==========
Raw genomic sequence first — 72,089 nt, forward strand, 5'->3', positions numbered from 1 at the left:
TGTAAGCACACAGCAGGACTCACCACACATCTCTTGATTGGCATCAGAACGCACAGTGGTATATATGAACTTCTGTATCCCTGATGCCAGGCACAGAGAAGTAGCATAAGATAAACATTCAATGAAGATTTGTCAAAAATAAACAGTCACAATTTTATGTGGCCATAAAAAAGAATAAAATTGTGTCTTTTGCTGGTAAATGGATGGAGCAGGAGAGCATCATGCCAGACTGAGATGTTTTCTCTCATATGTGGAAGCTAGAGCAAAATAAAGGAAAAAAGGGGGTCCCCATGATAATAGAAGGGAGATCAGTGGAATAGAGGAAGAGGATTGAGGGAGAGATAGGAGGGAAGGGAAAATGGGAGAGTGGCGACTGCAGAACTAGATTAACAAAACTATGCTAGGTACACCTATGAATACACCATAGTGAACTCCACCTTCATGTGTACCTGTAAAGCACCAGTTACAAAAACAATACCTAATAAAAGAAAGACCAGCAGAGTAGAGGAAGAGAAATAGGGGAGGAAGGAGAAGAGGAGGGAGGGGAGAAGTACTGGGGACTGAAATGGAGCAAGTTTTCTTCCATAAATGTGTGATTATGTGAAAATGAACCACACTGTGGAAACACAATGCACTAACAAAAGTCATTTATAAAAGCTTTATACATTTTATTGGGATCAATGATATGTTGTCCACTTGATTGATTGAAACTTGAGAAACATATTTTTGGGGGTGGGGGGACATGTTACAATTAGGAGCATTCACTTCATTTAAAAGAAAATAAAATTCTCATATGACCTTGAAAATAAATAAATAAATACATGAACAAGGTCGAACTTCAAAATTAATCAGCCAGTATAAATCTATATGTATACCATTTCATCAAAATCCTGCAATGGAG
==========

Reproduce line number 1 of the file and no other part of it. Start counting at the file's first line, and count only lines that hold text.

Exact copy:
Raw genomic sequence first — 72,089 nt, forward strand, 5'->3', positions numbered from 1 at the left: